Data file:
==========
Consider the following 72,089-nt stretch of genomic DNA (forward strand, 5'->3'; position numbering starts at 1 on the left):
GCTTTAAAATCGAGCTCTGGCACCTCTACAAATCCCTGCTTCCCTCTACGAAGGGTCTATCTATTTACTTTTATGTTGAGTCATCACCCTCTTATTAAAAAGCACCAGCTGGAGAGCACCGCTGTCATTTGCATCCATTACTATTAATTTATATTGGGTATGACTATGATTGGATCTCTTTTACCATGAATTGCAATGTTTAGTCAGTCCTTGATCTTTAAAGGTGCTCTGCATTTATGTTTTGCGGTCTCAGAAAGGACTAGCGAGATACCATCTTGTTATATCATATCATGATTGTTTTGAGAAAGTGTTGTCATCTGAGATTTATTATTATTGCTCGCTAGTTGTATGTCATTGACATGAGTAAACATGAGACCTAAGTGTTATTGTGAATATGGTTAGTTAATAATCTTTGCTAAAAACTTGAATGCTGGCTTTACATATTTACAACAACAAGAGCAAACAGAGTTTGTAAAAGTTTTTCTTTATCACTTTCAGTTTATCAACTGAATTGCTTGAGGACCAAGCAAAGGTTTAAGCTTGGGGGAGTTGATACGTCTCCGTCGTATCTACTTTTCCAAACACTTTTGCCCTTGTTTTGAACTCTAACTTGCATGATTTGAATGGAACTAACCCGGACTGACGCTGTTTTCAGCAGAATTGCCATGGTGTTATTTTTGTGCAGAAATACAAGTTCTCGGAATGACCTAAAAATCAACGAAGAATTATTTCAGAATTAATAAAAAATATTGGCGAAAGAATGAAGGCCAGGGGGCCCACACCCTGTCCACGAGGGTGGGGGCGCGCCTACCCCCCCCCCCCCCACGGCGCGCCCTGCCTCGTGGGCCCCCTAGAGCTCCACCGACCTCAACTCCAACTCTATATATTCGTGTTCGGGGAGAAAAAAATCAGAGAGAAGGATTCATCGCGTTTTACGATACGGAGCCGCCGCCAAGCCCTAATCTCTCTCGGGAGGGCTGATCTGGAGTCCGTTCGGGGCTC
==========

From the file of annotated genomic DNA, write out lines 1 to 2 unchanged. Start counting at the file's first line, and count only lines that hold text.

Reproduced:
Consider the following 72,089-nt stretch of genomic DNA (forward strand, 5'->3'; position numbering starts at 1 on the left):
GCTTTAAAATCGAGCTCTGGCACCTCTACAAATCCCTGCTTCCCTCTACGAAGGGTCTATCTATTTACTTTTATGTTGAGTCATCACCCTCTTATTAAAAAGCACCAGCTGGAGAGCACCGCTGTCATTTGCATCCATTACTATTAATTTATATTGGGTATGACTATGATTGGATCTCTTTTACCATGAATTGCAATGTTTAGTCAGTCCTTGATCTTTAAAGGTGCTCTGCATTTATGTTTTGCGGTCTCAGAAAGGACTAGCGAGATACCATCTTGTTATATCATATCATGATTGTTTTGAGAAAGTGTTGTCATCTGAGATTTATTATTATTGCTCGCTAGTTGTATGTCATTGACATGAGTAAACATGAGACCTAAGTGTTATTGTGAATATGGTTAGTTAATAATCTTTGCTAAAAACTTGAATGCTGGCTTTACATATTTACAACAACAAGAGCAAACAGAGTTTGTAAAAGTTTTTCTTTATCACTTTCAGTTTATCAACTGAATTGCTTGAGGACCAAGCAAAGGTTTAAGCTTGGGGGAGTTGATACGTCTCCGTCGTATCTACTTTTCCAAACACTTTTGCCCTTGTTTTGAACTCTAACTTGCATGATTTGAATGGAACTAACCCGGACTGACGCTGTTTTCAGCAGAATTGCCATGGTGTTATTTTTGTGCAGAAATACAAGTTCTCGGAATGACCTAAAAATCAACGAAGAATTATTTCAGAATTAATAAAAAATATTGGCGAAAGAATGAAGGCCAGGGGGCCCACACCCTGTCCACGAGGGTGGGGGCGCGCCTACCCCCCCCCCCCCCACGGCGCGCCCTGCCTCGTGGGCCCCCTAGAGCTCCACCGACCTCAACTCCAACTCTATATATTCGTGTTCGGGGAGAAAAAAATCAGAGAGAAGGATTCATCGCGTTTTACGATACGGAGCCGCCGCCAAGCCCTAATCTCTCTCGGGAGGGCTGATCTGGAGTCCGTTCGGGGCTC